Grange group wants city
to be considered for Renaissance grant
Helen E. McKinney,
(June, 2002) LA GRANGE, Ky. When Elsie Carter opened
her Garden Party Restaurant in La Grange 12 years ago, she says there
was nothing else on Main Street at the time.
Things are about to change. Several business owners and concerned citizens
think the entire downtown area could be revitalized with help from the
Kentucky Renaissance Program. The project assists towns financially
by providing a variety of options to pay for renovation efforts.
Carter had opened her restaurant at the suggestion of
Bill Lammlein. At the time, the Robins Nest restaurant had closed,
and Main Street looked somewhat deserted.
Following her lead, different shops were soon established in the space
above Carters restaurant. Eventually, these shop owners branched
out into buildings on Main Street, filling up vacancies.
Carter, who also lives in the same building as her restaurant, said
she spent a lot of money to renovate the building. Now she would like
to see money become available so that other businesses on Main Street
can be spruced up.
Carter said she would like to see the buildings renovated to look
like they did in the 1880s, when many of them were built. She
said she would also like to see a park area incorporated into the final
Cities can be accepted into the Renaissance Program at one of three
levels: silver, gold, or bronze. The levels denote how much money will
be given to the city.
Lammlein said he hopes La Grange will be entered into the program at
the gold level because the funding levels are higher per year
than at the silver level.
An eight-person Renais-sance Committee has been created to establish
what criteria La Grange already has and what needs to be implemented
to make it eligible for the project.
A lot goes into it, said Carter of the application process.
But she hopes the community will share the end result.
She said community involvement is important. If you dont
have their input, you dont have anything.
Carter said she would encourage citizens to come forward with suggestions
on what improvements can be made and present these to the Renaissance
Committee. The committee was appointed by Mayor Nancy Steele and is
comprised of downtown business owners Lammlein, Linda Foster and Karen
Eldridge; Oldham County History Center Co-Director Anita Fritz; City
Council members Joe Davenport and Carter; Chamber of Commerce president
Joe Schoenbaechler; and City Clerk Zella Smith.
Schoenbaechler said the recent participation of La Grange in the program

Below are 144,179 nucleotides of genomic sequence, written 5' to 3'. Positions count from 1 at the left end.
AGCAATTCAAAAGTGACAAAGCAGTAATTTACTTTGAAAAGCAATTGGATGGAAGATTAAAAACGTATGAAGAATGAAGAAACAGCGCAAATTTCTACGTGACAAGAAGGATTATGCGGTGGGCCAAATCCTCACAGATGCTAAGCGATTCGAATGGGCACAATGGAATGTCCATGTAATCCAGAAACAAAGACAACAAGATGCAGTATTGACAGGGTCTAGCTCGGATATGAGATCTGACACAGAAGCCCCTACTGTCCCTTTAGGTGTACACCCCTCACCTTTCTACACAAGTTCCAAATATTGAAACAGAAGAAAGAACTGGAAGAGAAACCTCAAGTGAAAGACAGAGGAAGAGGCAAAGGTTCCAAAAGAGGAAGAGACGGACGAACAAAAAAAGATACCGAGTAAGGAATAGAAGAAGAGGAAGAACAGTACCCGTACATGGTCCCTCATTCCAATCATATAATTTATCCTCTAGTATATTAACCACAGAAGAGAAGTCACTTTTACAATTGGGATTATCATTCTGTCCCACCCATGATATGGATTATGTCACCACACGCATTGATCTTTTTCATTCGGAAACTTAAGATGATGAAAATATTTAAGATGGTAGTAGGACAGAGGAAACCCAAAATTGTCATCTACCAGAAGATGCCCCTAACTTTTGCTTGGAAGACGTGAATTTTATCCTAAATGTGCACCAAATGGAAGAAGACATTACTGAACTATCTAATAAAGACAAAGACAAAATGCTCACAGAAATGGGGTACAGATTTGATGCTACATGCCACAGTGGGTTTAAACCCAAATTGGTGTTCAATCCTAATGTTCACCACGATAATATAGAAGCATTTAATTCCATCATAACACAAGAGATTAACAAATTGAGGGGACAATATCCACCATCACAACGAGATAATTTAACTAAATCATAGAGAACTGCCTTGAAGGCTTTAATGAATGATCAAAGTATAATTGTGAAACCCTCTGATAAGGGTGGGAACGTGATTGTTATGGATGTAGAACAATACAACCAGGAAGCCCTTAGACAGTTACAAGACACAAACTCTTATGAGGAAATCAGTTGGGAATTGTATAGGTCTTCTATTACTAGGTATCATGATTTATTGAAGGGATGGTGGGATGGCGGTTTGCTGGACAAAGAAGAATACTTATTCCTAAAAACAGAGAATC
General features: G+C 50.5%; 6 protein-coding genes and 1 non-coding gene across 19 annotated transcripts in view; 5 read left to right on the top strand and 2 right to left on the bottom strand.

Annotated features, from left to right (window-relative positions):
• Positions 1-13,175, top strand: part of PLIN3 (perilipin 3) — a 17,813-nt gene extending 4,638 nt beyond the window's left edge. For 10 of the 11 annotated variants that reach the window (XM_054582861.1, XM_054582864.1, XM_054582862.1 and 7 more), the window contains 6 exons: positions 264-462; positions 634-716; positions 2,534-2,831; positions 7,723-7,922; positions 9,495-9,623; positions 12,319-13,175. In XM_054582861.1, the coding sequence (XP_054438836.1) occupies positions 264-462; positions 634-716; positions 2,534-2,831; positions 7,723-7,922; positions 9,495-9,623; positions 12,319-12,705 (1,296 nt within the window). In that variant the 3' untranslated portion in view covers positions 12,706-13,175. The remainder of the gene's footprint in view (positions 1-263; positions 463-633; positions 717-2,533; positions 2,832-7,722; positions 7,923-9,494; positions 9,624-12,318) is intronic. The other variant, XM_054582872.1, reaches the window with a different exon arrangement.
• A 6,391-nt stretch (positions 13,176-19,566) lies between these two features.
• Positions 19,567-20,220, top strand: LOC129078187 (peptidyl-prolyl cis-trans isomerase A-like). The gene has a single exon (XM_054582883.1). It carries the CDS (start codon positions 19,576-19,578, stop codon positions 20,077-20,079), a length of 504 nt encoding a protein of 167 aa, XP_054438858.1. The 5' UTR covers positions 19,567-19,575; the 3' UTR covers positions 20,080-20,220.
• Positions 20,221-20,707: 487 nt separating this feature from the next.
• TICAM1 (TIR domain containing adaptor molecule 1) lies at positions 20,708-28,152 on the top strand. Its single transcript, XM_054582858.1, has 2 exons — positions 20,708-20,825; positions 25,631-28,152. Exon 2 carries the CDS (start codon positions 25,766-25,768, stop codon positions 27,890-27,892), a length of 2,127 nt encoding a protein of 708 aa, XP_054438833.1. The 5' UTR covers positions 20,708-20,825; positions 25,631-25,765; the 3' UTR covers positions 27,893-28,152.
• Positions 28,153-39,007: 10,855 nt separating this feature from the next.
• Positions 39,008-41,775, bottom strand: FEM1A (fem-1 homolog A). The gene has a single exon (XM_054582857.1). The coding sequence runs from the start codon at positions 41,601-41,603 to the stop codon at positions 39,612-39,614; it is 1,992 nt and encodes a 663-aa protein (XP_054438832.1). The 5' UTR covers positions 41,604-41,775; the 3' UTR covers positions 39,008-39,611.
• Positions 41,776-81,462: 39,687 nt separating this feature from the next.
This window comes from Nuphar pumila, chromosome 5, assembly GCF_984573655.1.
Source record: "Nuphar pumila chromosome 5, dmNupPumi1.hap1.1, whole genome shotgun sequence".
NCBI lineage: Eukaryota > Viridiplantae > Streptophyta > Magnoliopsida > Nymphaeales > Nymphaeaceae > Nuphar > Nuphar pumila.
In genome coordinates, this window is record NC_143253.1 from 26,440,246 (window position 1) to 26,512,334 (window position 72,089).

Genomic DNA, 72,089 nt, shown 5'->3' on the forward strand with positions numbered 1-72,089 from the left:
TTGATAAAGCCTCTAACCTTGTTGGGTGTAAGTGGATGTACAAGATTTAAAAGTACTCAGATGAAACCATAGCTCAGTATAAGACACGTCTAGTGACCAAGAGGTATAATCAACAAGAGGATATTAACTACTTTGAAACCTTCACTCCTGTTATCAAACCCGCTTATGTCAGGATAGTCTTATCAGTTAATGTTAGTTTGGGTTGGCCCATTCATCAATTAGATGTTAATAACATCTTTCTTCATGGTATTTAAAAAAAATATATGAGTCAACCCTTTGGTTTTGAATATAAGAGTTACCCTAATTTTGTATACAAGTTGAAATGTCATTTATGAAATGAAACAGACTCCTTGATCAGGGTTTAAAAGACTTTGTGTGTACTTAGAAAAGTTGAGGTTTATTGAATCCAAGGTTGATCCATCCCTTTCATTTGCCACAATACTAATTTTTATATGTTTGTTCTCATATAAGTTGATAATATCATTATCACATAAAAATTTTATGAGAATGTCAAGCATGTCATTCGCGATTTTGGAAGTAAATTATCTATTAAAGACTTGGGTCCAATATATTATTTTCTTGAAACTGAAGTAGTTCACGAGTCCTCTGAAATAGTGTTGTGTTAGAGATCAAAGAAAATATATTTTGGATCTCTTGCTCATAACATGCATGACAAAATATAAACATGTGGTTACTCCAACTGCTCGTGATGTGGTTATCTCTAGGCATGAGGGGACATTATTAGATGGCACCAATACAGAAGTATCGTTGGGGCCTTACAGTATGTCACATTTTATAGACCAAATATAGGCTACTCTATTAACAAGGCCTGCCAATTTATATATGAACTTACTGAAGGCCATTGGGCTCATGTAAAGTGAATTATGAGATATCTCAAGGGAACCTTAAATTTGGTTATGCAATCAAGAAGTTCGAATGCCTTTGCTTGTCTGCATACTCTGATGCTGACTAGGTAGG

provides the opportunity for the community to come together and discuss
a plan of action.
One goal of the committee is to expand the area and bring it together
visually, said Schoenbaechler. We dont want visitors
to stay on one block, but also cross the street, where they will
find a diversity of businesses all within close proximity of one another.
Lammlein said completion of this project should bring more business
and tourism into the downtown area. He is an architectural designer
and his business, W.J.L. Design, has been on Main Street for 16 years.
Kitty Bierbaum is another business owner on Main Street who thinks her
business, Old Oak Frame House, could only be improved by the project.
It will bring a lot of variety to the area, she said.
The area to be refurbished would include not just the historic
district, said Carter. A large area, almost to the city
hall would be under consideration.
Lammlein said he photographed every structure to be included in the
Renaissance Program. There are approximately 300 properties. Numerous
pages of paperwork must be filled out in order to meet the July 2 application
One project that would be considered is the renovation of the Little
Blue House, which sits across the alley behind Carters property.
Carter said there are unlimited uses for it, such as installing an ATM
and phones inside of it.
Lammlein said the building, could also be equipped with two handicap-accessible
restrooms and a small office for a Main Street manager.
Carter said inclusion in this project would help people in the town
and the county to see that the more you use it (the town), the
bigger and better it gets.
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